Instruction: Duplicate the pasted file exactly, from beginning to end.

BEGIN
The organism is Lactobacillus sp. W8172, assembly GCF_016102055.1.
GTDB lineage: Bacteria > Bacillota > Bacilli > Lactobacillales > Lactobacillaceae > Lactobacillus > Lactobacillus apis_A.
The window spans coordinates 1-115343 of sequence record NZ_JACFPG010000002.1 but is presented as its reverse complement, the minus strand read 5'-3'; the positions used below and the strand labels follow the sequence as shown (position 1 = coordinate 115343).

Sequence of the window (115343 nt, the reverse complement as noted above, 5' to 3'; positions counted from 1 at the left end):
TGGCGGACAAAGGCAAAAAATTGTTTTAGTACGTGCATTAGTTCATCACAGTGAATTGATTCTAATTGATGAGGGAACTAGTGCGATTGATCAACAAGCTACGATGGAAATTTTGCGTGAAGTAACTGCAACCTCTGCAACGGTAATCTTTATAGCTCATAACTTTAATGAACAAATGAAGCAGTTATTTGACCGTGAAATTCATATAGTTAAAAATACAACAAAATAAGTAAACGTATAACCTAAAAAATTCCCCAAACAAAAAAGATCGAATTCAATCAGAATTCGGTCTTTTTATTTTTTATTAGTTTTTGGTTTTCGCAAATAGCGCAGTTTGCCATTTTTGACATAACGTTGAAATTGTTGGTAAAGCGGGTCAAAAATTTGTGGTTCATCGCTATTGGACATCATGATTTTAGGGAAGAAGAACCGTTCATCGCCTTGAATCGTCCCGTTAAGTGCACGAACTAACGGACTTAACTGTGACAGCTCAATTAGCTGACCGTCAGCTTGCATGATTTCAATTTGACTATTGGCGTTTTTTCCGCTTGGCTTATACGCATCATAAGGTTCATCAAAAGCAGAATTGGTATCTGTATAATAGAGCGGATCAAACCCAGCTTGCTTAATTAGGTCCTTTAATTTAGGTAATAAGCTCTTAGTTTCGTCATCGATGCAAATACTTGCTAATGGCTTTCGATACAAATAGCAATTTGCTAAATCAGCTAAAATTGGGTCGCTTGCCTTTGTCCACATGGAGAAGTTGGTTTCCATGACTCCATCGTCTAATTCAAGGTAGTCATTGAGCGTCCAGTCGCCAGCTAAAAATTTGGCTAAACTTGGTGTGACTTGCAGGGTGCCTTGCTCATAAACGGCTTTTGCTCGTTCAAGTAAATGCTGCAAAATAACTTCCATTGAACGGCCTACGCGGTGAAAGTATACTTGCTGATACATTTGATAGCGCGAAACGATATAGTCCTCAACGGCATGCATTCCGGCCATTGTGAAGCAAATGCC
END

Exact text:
The organism is Lactobacillus sp. W8172, assembly GCF_016102055.1.
GTDB lineage: Bacteria > Bacillota > Bacilli > Lactobacillales > Lactobacillaceae > Lactobacillus > Lactobacillus apis_A.
The window spans coordinates 1-115343 of sequence record NZ_JACFPG010000002.1 but is presented as its reverse complement, the minus strand read 5'-3'; the positions used below and the strand labels follow the sequence as shown (position 1 = coordinate 115343).

Sequence of the window (115343 nt, the reverse complement as noted above, 5' to 3'; positions counted from 1 at the left end):
TGGCGGACAAAGGCAAAAAATTGTTTTAGTACGTGCATTAGTTCATCACAGTGAATTGATTCTAATTGATGAGGGAACTAGTGCGATTGATCAACAAGCTACGATGGAAATTTTGCGTGAAGTAACTGCAACCTCTGCAACGGTAATCTTTATAGCTCATAACTTTAATGAACAAATGAAGCAGTTATTTGACCGTGAAATTCATATAGTTAAAAATACAACAAAATAAGTAAACGTATAACCTAAAAAATTCCCCAAACAAAAAAGATCGAATTCAATCAGAATTCGGTCTTTTTATTTTTTATTAGTTTTTGGTTTTCGCAAATAGCGCAGTTTGCCATTTTTGACATAACGTTGAAATTGTTGGTAAAGCGGGTCAAAAATTTGTGGTTCATCGCTATTGGACATCATGATTTTAGGGAAGAAGAACCGTTCATCGCCTTGAATCGTCCCGTTAAGTGCACGAACTAACGGACTTAACTGTGACAGCTCAATTAGCTGACCGTCAGCTTGCATGATTTCAATTTGACTATTGGCGTTTTTTCCGCTTGGCTTATACGCATCATAAGGTTCATCAAAAGCAGAATTGGTATCTGTATAATAGAGCGGATCAAACCCAGCTTGCTTAATTAGGTCCTTTAATTTAGGTAATAAGCTCTTAGTTTCGTCATCGATGCAAATACTTGCTAATGGCTTTCGATACAAATAGCAATTTGCTAAATCAGCTAAAATTGGGTCGCTTGCCTTTGTCCACATGGAGAAGTTGGTTTCCATGACTCCATCGTCTAATTCAAGGTAGTCATTGAGCGTCCAGTCGCCAGCTAAAAATTTGGCTAAACTTGGTGTGACTTGCAGGGTGCCTTGCTCATAAACGGCTTTTGCTCGTTCAAGTAAATGCTGCAAAATAACTTCCATTGAACGGCCTACGCGGTGAAAGTATACTTGCTGATACATTTGATAGCGCGAAACGATATAGTCCTCAACGGCATGCATTCCGGCCATTGTGAAGCAAATGCC